Dell Offers WiMax in Studio 17, Studio XPS 16 Laptops

 
 
By Nicholas Kolakowski  |  Posted 2009-05-06 Print this article Print
 
 
 
 
 
 
 

Dell is offering WiMax wireless broadband technology for notebooks and mobile devices in its Studio 17 and Studio XPS 16 laptop models. Dell is also working with Clearwire to increase the range of supported WiMax service within the United States from its current areas in Atlanta, Baltimore and Portland, Ore.

Dell is offering WiMax, a longer-range wireless broadband service for notebooks and mobile devices, on two of its consumer laptop models: the Dell Studio 17 laptop and the Studio XPS 16 notebook.

Dell also suggested in a corporate blog that it was working closely with Clearwire to expand the range of WiMax service from its current supported areas around Portland, Ore., Atlanta and Baltimore. Clearwire plans on initiating the service in several cities throughout 2009, including Las Vegas, Chicago and Philadelphia, followed by 2010 rollouts in New York, Washington and San Francisco.

"Once it's available in more cities, you won't have to spend time looking for hot spots. Compared to mobile broadband, WiMax offers flexible service offerings," Lionel Menchaca, a spokesperson for Dell, wrote in the May 6 Dell corporate blog posting. "WiMax is fast too-it offers peak download rates of about 13M bps and up to 3M-bps upload speeds. Beyond that, our internal WiMax options all support 802.11n."

The Studio 17 and Studio XPS 16 now offer a WiMax/Wireless-N combo card option for a $60 upgrade. The Studio 17 is a 17-inch, widescreen laptop customizable for Intel Core 2 Duo processors; the Studio XPS 16 is a 16-inch "ultrawide" laptop with 1080p high-definition support and a Centrino 2 platform.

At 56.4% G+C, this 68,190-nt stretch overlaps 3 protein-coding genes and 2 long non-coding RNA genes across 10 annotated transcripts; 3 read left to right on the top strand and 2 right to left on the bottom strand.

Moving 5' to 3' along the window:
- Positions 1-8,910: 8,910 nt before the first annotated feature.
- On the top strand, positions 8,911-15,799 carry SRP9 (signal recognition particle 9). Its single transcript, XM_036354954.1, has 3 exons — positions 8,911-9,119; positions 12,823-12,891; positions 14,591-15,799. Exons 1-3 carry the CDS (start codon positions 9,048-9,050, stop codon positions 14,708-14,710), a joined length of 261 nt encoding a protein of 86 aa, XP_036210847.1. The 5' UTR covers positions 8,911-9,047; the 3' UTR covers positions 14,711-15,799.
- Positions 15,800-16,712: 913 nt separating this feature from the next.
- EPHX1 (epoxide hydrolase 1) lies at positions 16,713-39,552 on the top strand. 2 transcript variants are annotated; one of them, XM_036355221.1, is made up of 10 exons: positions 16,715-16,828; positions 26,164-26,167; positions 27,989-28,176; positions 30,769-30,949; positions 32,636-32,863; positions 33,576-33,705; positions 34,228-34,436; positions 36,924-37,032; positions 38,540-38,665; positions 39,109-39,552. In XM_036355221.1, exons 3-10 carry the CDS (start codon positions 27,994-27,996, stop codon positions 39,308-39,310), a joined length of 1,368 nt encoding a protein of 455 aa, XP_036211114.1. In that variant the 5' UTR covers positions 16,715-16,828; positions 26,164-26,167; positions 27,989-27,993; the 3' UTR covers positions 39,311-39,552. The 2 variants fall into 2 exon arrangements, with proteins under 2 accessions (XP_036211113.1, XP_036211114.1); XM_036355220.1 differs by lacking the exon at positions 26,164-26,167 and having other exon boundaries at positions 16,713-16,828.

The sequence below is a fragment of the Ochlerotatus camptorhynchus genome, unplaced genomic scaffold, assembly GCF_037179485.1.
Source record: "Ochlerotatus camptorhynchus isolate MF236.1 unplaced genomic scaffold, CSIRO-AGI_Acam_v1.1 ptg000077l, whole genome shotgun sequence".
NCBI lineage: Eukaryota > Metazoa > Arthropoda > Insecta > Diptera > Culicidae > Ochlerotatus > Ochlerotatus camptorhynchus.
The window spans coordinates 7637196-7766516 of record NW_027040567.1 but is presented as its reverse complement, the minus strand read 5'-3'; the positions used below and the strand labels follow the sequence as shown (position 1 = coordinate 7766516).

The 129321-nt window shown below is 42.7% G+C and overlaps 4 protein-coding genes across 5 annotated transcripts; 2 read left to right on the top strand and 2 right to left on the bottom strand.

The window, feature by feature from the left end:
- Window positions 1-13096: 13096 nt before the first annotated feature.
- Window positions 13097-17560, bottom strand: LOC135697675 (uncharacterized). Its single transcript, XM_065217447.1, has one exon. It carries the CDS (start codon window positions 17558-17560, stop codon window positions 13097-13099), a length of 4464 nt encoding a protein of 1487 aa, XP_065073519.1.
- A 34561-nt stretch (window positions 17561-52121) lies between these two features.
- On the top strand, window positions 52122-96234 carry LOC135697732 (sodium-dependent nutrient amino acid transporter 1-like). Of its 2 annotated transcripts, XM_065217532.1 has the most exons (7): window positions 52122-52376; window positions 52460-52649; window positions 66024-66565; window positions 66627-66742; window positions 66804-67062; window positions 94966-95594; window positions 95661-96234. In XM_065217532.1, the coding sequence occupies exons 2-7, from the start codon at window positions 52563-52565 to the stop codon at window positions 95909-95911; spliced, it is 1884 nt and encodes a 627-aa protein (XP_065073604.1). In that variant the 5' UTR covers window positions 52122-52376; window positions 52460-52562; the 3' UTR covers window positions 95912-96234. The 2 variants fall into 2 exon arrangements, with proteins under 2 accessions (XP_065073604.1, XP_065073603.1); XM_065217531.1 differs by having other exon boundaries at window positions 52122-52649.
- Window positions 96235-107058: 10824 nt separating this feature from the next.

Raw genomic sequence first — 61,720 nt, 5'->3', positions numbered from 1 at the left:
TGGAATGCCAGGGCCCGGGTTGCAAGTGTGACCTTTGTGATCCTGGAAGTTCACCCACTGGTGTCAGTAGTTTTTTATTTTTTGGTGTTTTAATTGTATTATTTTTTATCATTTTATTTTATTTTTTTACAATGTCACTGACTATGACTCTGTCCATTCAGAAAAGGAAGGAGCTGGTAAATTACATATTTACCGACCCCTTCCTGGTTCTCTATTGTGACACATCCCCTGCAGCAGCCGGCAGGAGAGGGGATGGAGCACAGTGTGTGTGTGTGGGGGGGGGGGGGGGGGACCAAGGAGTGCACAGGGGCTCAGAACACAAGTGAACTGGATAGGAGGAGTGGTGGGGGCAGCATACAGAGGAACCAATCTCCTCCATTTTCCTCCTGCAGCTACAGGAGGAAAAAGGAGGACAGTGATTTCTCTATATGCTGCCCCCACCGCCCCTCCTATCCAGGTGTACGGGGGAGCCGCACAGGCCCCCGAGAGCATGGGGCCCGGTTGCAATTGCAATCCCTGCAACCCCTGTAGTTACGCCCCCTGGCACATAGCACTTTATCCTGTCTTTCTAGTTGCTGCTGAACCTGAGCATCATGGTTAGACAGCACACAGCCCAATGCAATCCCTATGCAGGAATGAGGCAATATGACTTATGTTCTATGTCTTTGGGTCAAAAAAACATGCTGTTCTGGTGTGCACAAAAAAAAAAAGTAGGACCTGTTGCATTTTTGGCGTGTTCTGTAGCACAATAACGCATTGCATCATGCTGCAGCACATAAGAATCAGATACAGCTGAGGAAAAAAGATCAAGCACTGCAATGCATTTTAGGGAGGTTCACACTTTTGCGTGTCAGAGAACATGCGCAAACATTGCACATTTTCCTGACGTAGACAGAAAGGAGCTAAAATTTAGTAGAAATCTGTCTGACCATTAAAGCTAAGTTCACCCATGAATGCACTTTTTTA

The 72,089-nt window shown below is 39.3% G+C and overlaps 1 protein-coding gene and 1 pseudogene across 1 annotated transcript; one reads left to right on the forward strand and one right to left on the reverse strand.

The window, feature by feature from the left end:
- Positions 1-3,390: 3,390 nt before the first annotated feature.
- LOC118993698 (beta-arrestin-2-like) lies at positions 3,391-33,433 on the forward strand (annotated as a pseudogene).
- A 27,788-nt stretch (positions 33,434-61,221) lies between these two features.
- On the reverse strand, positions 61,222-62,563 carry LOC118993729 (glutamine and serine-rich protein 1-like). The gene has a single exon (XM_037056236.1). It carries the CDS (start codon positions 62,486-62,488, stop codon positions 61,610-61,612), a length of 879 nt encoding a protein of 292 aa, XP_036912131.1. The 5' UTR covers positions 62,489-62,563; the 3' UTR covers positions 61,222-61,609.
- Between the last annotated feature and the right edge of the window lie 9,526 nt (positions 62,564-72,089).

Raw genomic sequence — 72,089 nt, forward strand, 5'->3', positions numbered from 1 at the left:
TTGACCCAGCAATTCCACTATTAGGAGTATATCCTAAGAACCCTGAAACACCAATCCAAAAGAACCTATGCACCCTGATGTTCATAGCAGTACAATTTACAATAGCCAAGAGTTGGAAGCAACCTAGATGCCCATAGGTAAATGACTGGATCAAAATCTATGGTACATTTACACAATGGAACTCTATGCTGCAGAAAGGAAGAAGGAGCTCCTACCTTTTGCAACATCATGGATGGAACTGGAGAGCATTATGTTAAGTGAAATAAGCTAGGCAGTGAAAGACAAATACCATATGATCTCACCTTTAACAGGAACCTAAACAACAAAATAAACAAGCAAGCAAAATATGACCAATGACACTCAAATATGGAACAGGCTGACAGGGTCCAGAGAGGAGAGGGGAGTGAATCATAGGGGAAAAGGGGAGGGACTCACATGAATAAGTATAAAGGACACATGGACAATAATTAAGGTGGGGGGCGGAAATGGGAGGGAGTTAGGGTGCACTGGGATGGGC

Dell has caused a swell of news lately in other areas as well. A May 6 news release by software solutions provider Bsquare involved a Dell netbook running Android, Google's operating system for cell phones that is poised to leap onto the laptop scene. Bsquare announced that it will port "Adobe's Flash Lite 3.17 technology onto Dell netbooks running Google's Android platform." However, Dell later said the release was an error and Bsquare quickly moved to remove the announcement, but not before it had made its way around the Web.

In April, Dell made its Studio One 19 all-in-one desktop available in the United States and Europe. The system included a 19-inch touch-screen and gave customers the option of choosing between Intel processors and Nvidia graphics cards.

Dell has been fighting economic headwinds, even announcing layoffs in March, as it attempts to regain hardware market share.

 
 
 
 
Nicholas Kolakowski is a staff editor at eWEEK, covering Microsoft and other companies in the enterprise space, as well as evolving technology such as tablet PCs. His work has appeared in The Washington Post, Playboy, WebMD, AARP the Magazine, AutoWeek, Washington City Paper, Trader Monthly, and Private Air. He lives in Brooklyn, New York.
 
 
 
 
 
 
 

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